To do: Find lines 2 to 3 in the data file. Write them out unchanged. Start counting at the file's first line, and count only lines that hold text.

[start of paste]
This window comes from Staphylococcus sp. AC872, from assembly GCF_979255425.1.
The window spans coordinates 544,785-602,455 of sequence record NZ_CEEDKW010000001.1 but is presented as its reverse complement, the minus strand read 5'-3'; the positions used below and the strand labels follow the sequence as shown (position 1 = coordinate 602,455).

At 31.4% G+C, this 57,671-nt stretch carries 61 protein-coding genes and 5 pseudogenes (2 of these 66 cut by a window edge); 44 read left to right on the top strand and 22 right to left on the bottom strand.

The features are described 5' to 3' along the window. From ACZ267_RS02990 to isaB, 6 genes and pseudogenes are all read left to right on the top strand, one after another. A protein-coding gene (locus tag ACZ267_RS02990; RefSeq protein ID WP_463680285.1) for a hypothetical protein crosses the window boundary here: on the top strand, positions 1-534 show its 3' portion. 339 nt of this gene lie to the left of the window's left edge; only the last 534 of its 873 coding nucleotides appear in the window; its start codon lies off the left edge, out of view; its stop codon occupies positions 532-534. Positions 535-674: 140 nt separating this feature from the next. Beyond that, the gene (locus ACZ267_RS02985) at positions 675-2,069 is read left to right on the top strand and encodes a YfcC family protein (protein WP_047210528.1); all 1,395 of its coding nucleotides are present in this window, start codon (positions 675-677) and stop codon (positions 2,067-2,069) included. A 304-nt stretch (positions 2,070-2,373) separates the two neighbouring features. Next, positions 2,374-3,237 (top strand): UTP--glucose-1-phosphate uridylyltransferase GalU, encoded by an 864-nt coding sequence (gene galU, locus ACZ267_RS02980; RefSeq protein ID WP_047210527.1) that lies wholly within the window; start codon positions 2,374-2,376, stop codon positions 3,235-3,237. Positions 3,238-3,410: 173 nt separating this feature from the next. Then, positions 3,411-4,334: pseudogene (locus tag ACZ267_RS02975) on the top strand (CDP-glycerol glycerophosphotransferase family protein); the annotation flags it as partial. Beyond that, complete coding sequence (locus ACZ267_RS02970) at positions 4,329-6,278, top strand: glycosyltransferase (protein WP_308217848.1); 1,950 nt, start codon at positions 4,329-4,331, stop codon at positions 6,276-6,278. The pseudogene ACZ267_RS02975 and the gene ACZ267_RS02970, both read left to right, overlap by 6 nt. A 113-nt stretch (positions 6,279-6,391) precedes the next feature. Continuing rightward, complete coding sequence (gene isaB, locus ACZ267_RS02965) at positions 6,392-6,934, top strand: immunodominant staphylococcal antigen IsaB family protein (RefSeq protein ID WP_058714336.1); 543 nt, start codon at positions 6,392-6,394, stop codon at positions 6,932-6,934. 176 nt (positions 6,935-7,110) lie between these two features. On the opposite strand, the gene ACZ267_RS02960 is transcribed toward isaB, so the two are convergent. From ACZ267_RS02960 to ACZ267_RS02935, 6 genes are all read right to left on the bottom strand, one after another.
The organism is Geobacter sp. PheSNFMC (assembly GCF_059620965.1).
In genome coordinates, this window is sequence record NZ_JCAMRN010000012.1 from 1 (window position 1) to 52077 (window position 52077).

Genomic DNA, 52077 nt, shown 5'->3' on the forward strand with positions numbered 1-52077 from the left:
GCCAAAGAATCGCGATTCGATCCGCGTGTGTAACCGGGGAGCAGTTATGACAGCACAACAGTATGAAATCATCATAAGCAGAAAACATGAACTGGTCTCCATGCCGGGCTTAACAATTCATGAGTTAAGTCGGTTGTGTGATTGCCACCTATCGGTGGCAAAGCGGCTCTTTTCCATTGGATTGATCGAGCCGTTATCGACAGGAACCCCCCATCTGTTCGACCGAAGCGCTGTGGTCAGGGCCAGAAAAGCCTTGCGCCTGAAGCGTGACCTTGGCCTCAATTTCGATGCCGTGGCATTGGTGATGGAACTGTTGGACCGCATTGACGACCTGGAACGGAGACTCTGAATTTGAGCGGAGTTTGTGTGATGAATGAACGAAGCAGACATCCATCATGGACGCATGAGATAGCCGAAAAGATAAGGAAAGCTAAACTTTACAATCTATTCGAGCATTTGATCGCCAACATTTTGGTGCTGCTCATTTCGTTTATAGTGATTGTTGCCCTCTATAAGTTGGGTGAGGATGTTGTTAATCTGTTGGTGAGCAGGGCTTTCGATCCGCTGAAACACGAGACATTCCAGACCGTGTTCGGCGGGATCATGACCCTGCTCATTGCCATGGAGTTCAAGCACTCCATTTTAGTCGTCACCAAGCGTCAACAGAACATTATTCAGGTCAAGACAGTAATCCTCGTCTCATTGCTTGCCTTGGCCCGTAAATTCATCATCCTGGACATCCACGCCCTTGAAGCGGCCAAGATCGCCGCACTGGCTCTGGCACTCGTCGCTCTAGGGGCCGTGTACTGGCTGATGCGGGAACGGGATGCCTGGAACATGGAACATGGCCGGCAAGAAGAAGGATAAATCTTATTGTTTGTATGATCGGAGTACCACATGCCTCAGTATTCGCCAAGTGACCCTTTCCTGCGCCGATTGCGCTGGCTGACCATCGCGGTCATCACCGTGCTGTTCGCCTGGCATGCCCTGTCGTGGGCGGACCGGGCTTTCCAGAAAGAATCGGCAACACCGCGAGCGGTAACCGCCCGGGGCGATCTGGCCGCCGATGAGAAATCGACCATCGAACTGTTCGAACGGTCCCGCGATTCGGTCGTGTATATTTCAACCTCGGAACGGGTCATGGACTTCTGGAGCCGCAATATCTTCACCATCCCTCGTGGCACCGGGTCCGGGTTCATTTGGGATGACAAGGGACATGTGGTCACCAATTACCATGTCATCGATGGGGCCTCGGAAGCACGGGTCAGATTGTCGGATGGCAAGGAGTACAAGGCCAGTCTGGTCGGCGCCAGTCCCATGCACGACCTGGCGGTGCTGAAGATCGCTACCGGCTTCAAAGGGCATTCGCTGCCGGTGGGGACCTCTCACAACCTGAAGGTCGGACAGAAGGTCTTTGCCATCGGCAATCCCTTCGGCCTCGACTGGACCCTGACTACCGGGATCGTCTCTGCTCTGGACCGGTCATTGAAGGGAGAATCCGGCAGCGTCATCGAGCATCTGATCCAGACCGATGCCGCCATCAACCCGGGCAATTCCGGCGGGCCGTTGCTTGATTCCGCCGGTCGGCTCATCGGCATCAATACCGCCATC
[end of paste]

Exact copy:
The window spans coordinates 544,785-602,455 of sequence record NZ_CEEDKW010000001.1 but is presented as its reverse complement, the minus strand read 5'-3'; the positions used below and the strand labels follow the sequence as shown (position 1 = coordinate 602,455).

At 31.4% G+C, this 57,671-nt stretch carries 61 protein-coding genes and 5 pseudogenes (2 of these 66 cut by a window edge); 44 read left to right on the top strand and 22 right to left on the bottom strand.